Social media optimization (SMO) has been around a few years, but recently has taken on a new depth of meaning. Joshua Berg, an expert in this field, is now saying that social media optimization (SMO) is part of SEO, and he’s exactly right. Originally, SMO simply referred to driving traffic to your website or blog from social channels. We’ve come a long way since then! Now SMO is a growing piece of the SEO puzzle.
Today the implications of social media optimization are much broader, and reach into the very core of search. To begin with, Google indexes all Google Plus posts and has been indexing Facebook comments for some time now. Google also has access to business or “Fan” pages, and indexes those posts as well as the comments people leave. So your social activity is being amplified directly in Google search. By definition, you are optimizing your content in Google search by posting to social channels.
Social Ranking Signals
Google has made it clear that it takes social signals into account when ranking content. This means that content with lots of likes, plus ones, comments and shares will be seen as high quality and ranked better in search. In the new world of search these social signals take on new meaning when understanding authority as well.
In the world of SMO, these new ranking signals have a fundamental component of authority. Meaning that the social interactions your content receives isn’t the only factor. Rather, the importance lies in who is interacting with your content. When you receive interaction from people whom Google has determined to be authoritative, those signals are very powerful. It’s difficult to say for sure, but social signals from authoritative people are likely orders of magnitude more important than lower authority signals.
Hummingbird, the Semantic Web and SMO
With Hummingbird, Google made the most significant change to its ranking algorithm in over a decade, and this places social media optimization at the center of the game. Hummingbird is Google’s official switch into semantic search. Semantic search has a very social component in that Google search is attempting to understand who you are so that it can answer your queries meaningfully, not just with keyword dense content.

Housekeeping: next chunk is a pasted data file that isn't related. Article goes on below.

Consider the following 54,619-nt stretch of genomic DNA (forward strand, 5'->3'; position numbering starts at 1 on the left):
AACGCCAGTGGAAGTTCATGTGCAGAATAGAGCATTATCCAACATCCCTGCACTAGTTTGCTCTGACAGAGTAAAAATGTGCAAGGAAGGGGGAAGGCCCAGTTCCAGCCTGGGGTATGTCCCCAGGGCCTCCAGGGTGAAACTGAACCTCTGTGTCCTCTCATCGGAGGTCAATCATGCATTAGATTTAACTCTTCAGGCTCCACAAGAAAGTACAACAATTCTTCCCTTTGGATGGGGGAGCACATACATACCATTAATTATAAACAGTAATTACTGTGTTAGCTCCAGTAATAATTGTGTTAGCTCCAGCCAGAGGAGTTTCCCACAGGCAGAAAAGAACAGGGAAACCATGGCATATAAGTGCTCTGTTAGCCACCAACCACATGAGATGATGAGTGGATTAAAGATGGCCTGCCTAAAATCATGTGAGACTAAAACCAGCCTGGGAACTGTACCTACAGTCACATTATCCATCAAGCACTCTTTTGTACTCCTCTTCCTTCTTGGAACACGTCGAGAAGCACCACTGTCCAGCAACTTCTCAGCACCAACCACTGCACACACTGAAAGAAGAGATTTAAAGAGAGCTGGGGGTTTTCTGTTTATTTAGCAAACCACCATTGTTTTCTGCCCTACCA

Understanding “meaning” means Google needs to understand you, because meaning is very personal. What holds meaning to me may not hold the same meaning for you. This means understanding who your friends are, what you like, what they like, how you answer questions, and a host of other information which is available on social networks and no where else.
There is no complete mention of the semantic web without mentioning the man who literally wrote the book David Amerland. Mr. Amerland is a wealth of knowledge, and fortunately for us, he is about as social as they come. Connect with him now for a much broader understanding of the semantic web.
The Experts Weigh in
In a recent Hangout on Air, Mark Traphagen and Joshua Berg, two experts in the field of SMO and SEO, discussed this topic at length. For example Joshua said, “social signals provide a much better way of filtering out the noise and improving the quality of search results.” Mark agreed, “as the social web emerges it provides a better set of signals about what is valuable on the web.”
To take advantage of what SMO has to offer Joshua gives us seven steps to follow:
- Reputation – build your reputation as a reliable qualified source
- Engagement – encourage more engagement, sharing & reciprocate
- Authority – become a notable authority in your field of expertise
- Leadership – harness originality & creativity, be a Thought Leader
- Social – be social, find and engage sociable experts in your field
- Media – know your social media platforms to maximize influence
- Optimization – improve technical aspects to increase optimization